If you visit that thread, please don't respond to it and bring it back up to the top. If you'd like to respond to this current thread, naturally I'd love to hear from you.
One more comparison. Here's part of "Somewhere In-between" as it's being performed in the pro premiere production in Moscow, Russia. They're using my GPO tracks which they've beefed up with more layers, an emphasis on bass and drums:
"In-between" in Moscow
The moral of the story - Our music can exist in many different sizes and shapes. The challenge is to work out the details!
Great posting! I love hearing and seeing the evolution of a piece of music.
In the worlds of musical theater and jazz (two of my greatest musical loves), it's actually part of the very fiber of those art forms, right? Almost without exception, revivals, even on Broadway, often come with new orchestrations. Most of the times, it's purely economic ("Please reduce the pit from the original 30 to, say, 14 or 15 please?" (Or worse!) And sometimes it's a shame to have to do this, but then sometimes, in the hands of a competent orchestrator, it can sound as good as the original set of orchestrations.
In the case of old shows from the 20's-30's, it takes them into a new light so audiences aren't saying to themselves every 3-4 minutes "God, this sounds so dated!". Funny to me how the actual musical often trancends the decades just fine, but the orchestrations can keep it back in the 20's-30's if they aren't updated.
I think leaving the reductions up to a new production's MD is the way to go (unless, of course, someone will throw a few sheckles at you to produce the reductions!)
I downloaded all your samples and have enjoyed comparing them ... thanks for posting this, and good luck at getting new producers interested! Hopefully Dorian lives on!
Frank, very fine to see you here with one of your trademark info-packed posts - Thanks for it.
This long post of mine was put up mostly for archive purposes, "for the record." I didn't know if I should expect anyone to actually wade through it all or not and respond. I should've known - You'll usually boldly go where fellow Forumites may fear to tread!
So true what you said about the orchestrations in Broadway revivals making the music sound fresh and hip again. Arrangement styles really do change a lot of over time.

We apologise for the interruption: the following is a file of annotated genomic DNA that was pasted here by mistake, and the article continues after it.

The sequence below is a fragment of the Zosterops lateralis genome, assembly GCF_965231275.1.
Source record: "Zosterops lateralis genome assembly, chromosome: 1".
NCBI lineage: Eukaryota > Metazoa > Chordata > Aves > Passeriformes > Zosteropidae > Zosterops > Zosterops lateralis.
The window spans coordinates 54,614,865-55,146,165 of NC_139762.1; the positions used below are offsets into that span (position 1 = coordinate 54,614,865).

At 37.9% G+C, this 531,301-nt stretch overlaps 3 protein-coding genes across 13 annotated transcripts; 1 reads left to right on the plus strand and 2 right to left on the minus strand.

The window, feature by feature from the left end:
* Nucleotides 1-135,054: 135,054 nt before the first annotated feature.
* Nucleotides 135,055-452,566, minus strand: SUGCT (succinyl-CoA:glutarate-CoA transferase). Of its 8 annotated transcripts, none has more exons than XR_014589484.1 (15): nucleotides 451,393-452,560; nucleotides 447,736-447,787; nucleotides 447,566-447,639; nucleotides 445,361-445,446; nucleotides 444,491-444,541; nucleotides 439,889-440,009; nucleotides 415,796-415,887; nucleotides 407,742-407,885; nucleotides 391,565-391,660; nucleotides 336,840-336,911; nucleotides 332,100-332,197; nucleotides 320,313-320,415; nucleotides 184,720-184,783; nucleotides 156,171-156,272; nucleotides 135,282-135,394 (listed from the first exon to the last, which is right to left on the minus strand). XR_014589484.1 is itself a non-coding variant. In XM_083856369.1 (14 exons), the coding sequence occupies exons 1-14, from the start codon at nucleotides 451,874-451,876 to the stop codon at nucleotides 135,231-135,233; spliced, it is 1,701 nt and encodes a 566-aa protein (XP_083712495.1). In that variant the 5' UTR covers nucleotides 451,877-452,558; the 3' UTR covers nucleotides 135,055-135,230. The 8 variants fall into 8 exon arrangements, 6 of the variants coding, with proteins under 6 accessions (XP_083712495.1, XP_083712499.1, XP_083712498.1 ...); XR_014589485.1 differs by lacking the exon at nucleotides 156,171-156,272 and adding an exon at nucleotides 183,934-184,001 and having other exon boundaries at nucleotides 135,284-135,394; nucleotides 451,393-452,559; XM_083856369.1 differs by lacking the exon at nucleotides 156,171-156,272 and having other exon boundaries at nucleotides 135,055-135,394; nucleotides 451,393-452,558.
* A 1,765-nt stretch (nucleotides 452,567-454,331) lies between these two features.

AND I'll tell you, at this point I wouldn't mind at all if an experienced, clever arranger took over on the "Dorian" score. If a really big state-side production geared up, that's what the producers would do, and I'd welcome it. Meanwhile, on a smaller scale, a good band leader/music director could theoretically do just fine working up a small band version of the music. I know how these things can work - With a band as small as four, it could very likely be a matter of the guys listening to the tracks a few times, glancing at the score, and then just playing things the way they want - much like a rock band working out the original arrangement of a new tune. The results could be interesting. We'll see what happens.
EDIT: A special thanks to the Forum member who recently picked up the full original cast album of "Dorian" via my BandCamp link. It's wonderful when artists support each other - THANKS!
Hello Randy, it's great to hear this again! Somewhere In-between was easily one of my favorite pieces from your show (and there are so many good ones!)
I really liked the reduced version. You did a great job keeping all of the motion and fluidity that gave this piece (and much of your musical) its full, sometimes zany, sometimes magical, sometimes eerie quality. It is quite the coincidence that you posted this now (or I guess a couple weeks ago, but I'm replying now ). I was just recently asked to reduce a 10-player percussion ensemble to a quartet, and I completely understand where you are coming from. It is quite difficult to pick and choose what to keep, what to toss out, and what to adapt to different instruments. If I hadn't accidentally trashed the audio version of the score in Finale, I'd do a similar post, but perhaps that will have to wait for another time!
Great post Randy, have always loved "Somewhere In-between," and it's great to hear this reduced arrangement!
Michael - Thank you very much for the post. It's very encouraging to hear that you like the reduced version, since you know the show so well, and remember this number in particular. I appreciate you taking the time to let me know that!